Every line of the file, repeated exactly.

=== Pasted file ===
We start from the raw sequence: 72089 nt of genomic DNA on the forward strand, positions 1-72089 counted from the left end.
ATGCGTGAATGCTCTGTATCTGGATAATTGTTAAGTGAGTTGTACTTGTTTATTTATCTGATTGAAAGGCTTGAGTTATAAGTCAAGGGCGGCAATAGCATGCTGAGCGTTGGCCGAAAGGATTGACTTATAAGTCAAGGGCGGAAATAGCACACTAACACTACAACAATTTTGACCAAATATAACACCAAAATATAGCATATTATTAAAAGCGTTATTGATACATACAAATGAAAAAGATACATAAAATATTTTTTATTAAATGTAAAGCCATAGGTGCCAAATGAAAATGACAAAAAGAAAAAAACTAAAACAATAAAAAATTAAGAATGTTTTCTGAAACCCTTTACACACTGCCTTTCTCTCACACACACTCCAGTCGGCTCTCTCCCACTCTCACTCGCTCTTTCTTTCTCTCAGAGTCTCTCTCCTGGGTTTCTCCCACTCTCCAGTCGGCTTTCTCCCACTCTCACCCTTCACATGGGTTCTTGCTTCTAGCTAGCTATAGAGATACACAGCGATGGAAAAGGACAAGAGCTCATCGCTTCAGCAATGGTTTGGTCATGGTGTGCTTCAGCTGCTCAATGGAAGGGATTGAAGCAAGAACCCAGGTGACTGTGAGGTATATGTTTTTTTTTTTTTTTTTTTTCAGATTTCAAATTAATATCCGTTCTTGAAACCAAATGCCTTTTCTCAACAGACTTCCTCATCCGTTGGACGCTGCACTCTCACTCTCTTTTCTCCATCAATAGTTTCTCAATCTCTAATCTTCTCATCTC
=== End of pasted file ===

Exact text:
We start from the raw sequence: 72089 nt of genomic DNA on the forward strand, positions 1-72089 counted from the left end.
ATGCGTGAATGCTCTGTATCTGGATAATTGTTAAGTGAGTTGTACTTGTTTATTTATCTGATTGAAAGGCTTGAGTTATAAGTCAAGGGCGGCAATAGCATGCTGAGCGTTGGCCGAAAGGATTGACTTATAAGTCAAGGGCGGAAATAGCACACTAACACTACAACAATTTTGACCAAATATAACACCAAAATATAGCATATTATTAAAAGCGTTATTGATACATACAAATGAAAAAGATACATAAAATATTTTTTATTAAATGTAAAGCCATAGGTGCCAAATGAAAATGACAAAAAGAAAAAAACTAAAACAATAAAAAATTAAGAATGTTTTCTGAAACCCTTTACACACTGCCTTTCTCTCACACACACTCCAGTCGGCTCTCTCCCACTCTCACTCGCTCTTTCTTTCTCTCAGAGTCTCTCTCCTGGGTTTCTCCCACTCTCCAGTCGGCTTTCTCCCACTCTCACCCTTCACATGGGTTCTTGCTTCTAGCTAGCTATAGAGATACACAGCGATGGAAAAGGACAAGAGCTCATCGCTTCAGCAATGGTTTGGTCATGGTGTGCTTCAGCTGCTCAATGGAAGGGATTGAAGCAAGAACCCAGGTGACTGTGAGGTATATGTTTTTTTTTTTTTTTTTTTTCAGATTTCAAATTAATATCCGTTCTTGAAACCAAATGCCTTTTCTCAACAGACTTCCTCATCCGTTGGACGCTGCACTCTCACTCTCTTTTCTCCATCAATAGTTTCTCAATCTCTAATCTTCTCATCTC